The Indian Analyst

South Indian Inscriptions







List of Plates

Additions and Corrections



Chaudhury, P.D.


DE, S. C.

Desai, P. B.

Dikshit, M. G.

Krishnan, K. G.

Desai, P. B

Krishna Rao, B. V.

Lakshminarayan Rao, N., M.A.

Mirashi, V. V.

Narasimhaswami, H. K.

Pandeya, L. P.,

Sircar, D. C.

Venkataramayya, M., M.A.,

Venkataramanayya, N., M.A.

Index-By A. N. Lahiri

Other South-Indian Inscriptions 

Volume 1

Volume 2

Volume 3

Vol. 4 - 8

Volume 9

Volume 10

Volume 11

Volume 12

Volume 13

Volume 14

Volume 15

Volume 16

Volume 17

Volume 18

Volume 19

Volume 20

Volume 22
Part 1

Volume 22
Part 2

Volume 23

Volume 24

Volume 26

Volume 27





Annual Reports 1935-1944

Annual Reports 1945- 1947

Corpus Inscriptionum Indicarum Volume 2, Part 2

Corpus Inscriptionum Indicarum Volume 7, Part 3

Kalachuri-Chedi Era Part 1

Kalachuri-Chedi Era Part 2

Epigraphica Indica

Epigraphia Indica Volume 3

Indica Volume 4

Epigraphia Indica Volume 6

Epigraphia Indica Volume 7

Epigraphia Indica Volume 8

Epigraphia Indica Volume 27

Epigraphia Indica Volume 29

Epigraphia Indica Volume 30

Epigraphia Indica Volume 31

Epigraphia Indica Volume 32

Paramaras Volume 7, Part 2

Śilāhāras Volume 6, Part 2

Vākāṭakas Volume 5

Early Gupta Inscriptions

Archaeological Links

Archaeological-Survey of India





These plates were found in the village of Naṇḍūru in Bapatla taluk, Guntur District, about fifty years ago and were forwarded by the Tahsildar of Bāpaṭla to the Assistant Superintendent for Epigraphy, Southern Circle, Madras, early in 1917. They were examined and numbered as C. P. No. 23 of 1916-17, and were reviewed in the Annual Report on South Indian Epigraphy, 1917, pages 118-119. The following description of the plates appears in the Annual Report.[1]

“ The plates are 5 in number and are hung on a big ring the ends of which are fixed into the bottom of a seal which bears the legend ‘ śrī-Tribhuvanāṁkuśa ’ between two lines with the symbols of the sun, the moon and star, two parasols, the Chōḷa Tiger, aṅkuśa, lotus and the svastika (?) above, and the Chālukyan boar, the disc (chakra), sandals, drum, double-conch, lamp stands and a few other unintelligible symbols below ”.

It is said that the ring was not cut when the plates reached the Epigraphist’s office. The Epigraphist, the late Rao Bahadur H. Krishna Sastri, observed, therefore, “ it is curious how despite this the set is incomplete commencing as it does with No. 3, marked on the second side of the existing plate and stopping abruptly with the mention of the donee, omitting the usual imprecations, etc.” He, therefore, assumed that the plates had been examined sometime before that and that the now missing plates were lost on that occasion. I am, however, of a different opinion. The two outer plates must have been completely worn out and corroded on account of their extremely bad preservation. They would have crumbled down to pieces and powder at the first touch when they were discovered. The worn out condition of the writing on the inner plates must be due to the bad preservation of the plates. Whatever that might be, it is true as Krishna Sastri observed, “ the information conveyed by the existing plates is very interesting, giving us, as they do, an account of the later Chāḷukya sovereigns who held sway over the Vēṅgi country down to the time of Rājarāja (II) and of their subordinates the Velanāṇḍu chiefs down to Rājēndra-Chōḍa ”. The importance of the plates is further enchanced by the fact that it is the only copper-plate grant of the kings of the Velanāṇṭi family who controlled and guided the destinies of the Chōḷa-Chāḷukya Empire and the fortunes of the country of Vēṅgi for nearly a century and half, from about 1070 to about 1210 A.C.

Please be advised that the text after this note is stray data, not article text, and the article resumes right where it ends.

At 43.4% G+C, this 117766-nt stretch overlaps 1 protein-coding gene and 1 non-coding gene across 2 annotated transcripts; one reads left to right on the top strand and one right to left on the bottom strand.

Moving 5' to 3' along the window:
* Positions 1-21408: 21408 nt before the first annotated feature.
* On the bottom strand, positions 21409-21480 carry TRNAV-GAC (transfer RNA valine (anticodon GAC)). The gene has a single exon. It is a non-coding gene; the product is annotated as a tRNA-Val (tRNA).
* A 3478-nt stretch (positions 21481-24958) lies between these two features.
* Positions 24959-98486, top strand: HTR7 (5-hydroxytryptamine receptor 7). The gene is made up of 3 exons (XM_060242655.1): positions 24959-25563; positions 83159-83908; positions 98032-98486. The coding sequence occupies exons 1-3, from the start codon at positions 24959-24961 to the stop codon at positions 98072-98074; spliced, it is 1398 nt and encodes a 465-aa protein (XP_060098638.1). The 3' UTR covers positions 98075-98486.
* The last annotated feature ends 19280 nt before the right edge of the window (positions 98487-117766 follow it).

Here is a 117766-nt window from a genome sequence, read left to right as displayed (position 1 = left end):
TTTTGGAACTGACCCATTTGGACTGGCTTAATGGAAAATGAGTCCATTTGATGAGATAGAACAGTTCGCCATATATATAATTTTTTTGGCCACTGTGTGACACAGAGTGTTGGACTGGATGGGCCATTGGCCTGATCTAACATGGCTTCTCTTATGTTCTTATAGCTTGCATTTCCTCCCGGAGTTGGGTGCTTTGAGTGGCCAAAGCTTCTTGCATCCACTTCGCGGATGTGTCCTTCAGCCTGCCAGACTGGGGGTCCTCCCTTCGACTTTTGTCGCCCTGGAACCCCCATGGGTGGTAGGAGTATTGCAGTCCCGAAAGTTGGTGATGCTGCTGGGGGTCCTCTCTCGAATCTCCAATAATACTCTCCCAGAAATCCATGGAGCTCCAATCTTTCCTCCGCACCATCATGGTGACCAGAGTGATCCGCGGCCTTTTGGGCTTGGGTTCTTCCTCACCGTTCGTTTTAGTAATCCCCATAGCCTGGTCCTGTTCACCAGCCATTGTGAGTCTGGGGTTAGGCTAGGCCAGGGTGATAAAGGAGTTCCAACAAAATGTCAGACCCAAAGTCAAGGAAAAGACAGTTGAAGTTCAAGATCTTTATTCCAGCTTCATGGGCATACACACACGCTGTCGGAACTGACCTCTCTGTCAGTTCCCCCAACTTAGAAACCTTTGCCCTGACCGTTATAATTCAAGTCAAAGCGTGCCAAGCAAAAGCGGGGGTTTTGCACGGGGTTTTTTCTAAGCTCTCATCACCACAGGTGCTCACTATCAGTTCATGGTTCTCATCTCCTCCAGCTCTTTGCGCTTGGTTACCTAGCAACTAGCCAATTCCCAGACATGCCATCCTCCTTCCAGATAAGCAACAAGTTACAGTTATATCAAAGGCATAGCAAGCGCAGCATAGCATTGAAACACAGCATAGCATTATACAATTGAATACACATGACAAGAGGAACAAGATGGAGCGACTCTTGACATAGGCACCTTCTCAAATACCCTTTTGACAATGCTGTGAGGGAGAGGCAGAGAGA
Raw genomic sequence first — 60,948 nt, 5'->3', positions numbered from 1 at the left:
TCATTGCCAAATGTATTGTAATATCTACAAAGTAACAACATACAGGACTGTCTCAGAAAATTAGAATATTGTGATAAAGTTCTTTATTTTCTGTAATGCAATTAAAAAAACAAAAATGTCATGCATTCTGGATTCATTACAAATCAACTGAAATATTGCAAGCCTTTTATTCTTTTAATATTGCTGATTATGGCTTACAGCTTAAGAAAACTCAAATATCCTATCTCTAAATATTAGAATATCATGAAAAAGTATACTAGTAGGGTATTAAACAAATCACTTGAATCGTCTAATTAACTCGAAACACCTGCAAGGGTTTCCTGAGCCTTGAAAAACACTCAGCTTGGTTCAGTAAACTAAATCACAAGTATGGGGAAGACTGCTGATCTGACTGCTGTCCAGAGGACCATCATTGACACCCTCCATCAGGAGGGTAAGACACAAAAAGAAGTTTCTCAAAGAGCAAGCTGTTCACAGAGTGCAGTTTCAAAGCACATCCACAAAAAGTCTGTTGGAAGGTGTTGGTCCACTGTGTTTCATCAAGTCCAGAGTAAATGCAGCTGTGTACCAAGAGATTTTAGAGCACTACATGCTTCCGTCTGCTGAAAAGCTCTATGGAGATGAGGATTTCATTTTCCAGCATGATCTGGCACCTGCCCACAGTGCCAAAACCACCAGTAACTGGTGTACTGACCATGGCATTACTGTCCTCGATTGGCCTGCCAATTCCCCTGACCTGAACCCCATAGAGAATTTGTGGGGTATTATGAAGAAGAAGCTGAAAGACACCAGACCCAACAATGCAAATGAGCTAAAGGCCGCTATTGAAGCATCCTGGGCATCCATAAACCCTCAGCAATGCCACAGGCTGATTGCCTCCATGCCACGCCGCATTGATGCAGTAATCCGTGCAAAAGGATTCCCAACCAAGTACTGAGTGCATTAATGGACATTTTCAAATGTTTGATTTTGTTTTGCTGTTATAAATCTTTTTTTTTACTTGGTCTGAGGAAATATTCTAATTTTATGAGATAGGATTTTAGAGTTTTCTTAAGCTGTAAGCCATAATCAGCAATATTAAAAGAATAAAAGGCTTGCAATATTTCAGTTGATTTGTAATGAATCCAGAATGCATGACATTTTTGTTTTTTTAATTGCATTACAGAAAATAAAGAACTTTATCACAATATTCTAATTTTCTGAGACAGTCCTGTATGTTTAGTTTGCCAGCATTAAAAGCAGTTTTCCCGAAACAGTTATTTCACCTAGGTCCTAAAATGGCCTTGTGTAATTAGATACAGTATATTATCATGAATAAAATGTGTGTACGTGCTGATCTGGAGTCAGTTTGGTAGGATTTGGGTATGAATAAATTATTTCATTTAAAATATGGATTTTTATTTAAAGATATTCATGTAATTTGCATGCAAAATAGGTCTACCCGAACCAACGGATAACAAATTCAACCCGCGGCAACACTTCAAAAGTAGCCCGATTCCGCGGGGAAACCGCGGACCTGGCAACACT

I undertook the editing of these plates several years ago but continued preoccupation with other matters from time to time had prevented me from carrying out the work entrusted to me in 1927 by the then Government Epigraphist for India, the late Dr. Hirananda Sastri. I now edit the inscription from the ink impressions supplied to me by him. As the ink-impressions are not clear in some places and as the original plates were not available to me for examination, the reading of the inscription in some portions had to be supplemented with the help of some lithic records2 of the family found at Drākshārāma and other places.

The inscription is engraved on both sides of the five plates which are roughly 9¾″ long and 5,″ wide, and rectangular in shape. The writing on the plates is very clumsy. Often the letters are found crammed into one another ; they are also irregular and much worn out on account of the bad preservation of the plates. The number of lines on each plate is not uniform : the number varies from twelve to fourteen and even to seventeen lines. The available text of the inscription runs into 137 lines ; out of them, however, the last two lines on plate V-b (lines 108-9) are wholly unintelligible.


[1] The Annual Report states that the original plates were returned to the owner through the Tahsildar. I have tried in vain to trace them.
[2] SII, Vol. IV, No. 1182.

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